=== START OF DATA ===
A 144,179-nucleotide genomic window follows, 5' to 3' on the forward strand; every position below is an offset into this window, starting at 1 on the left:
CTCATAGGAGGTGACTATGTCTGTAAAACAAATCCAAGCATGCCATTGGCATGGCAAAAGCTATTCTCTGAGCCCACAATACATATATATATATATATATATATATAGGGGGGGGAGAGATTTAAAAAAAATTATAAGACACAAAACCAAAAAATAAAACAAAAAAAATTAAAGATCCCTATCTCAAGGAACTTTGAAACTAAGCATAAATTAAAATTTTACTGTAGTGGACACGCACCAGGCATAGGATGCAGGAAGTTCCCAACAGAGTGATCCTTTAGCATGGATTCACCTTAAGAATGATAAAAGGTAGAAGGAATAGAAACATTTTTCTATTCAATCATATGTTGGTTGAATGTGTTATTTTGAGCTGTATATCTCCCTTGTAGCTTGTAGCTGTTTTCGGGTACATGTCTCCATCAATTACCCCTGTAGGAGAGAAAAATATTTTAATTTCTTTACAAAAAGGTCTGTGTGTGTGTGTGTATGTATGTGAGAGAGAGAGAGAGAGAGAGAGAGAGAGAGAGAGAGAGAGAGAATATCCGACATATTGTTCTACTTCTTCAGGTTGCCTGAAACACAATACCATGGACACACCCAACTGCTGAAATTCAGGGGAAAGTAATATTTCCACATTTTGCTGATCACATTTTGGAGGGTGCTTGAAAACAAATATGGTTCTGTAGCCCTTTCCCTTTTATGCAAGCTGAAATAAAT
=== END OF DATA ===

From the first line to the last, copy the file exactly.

A 144,179-nucleotide genomic window follows, 5' to 3' on the forward strand; every position below is an offset into this window, starting at 1 on the left:
CTCATAGGAGGTGACTATGTCTGTAAAACAAATCCAAGCATGCCATTGGCATGGCAAAAGCTATTCTCTGAGCCCACAATACATATATATATATATATATATATATAGGGGGGGGAGAGATTTAAAAAAAATTATAAGACACAAAACCAAAAAATAAAACAAAAAAAATTAAAGATCCCTATCTCAAGGAACTTTGAAACTAAGCATAAATTAAAATTTTACTGTAGTGGACACGCACCAGGCATAGGATGCAGGAAGTTCCCAACAGAGTGATCCTTTAGCATGGATTCACCTTAAGAATGATAAAAGGTAGAAGGAATAGAAACATTTTTCTATTCAATCATATGTTGGTTGAATGTGTTATTTTGAGCTGTATATCTCCCTTGTAGCTTGTAGCTGTTTTCGGGTACATGTCTCCATCAATTACCCCTGTAGGAGAGAAAAATATTTTAATTTCTTTACAAAAAGGTCTGTGTGTGTGTGTGTATGTATGTGAGAGAGAGAGAGAGAGAGAGAGAGAGAGAGAGAGAGAGAGAGAATATCCGACATATTGTTCTACTTCTTCAGGTTGCCTGAAACACAATACCATGGACACACCCAACTGCTGAAATTCAGGGGAAAGTAATATTTCCACATTTTGCTGATCACATTTTGGAGGGTGCTTGAAAACAAATATGGTTCTGTAGCCCTTTCCCTTTTATGCAAGCTGAAATAAAT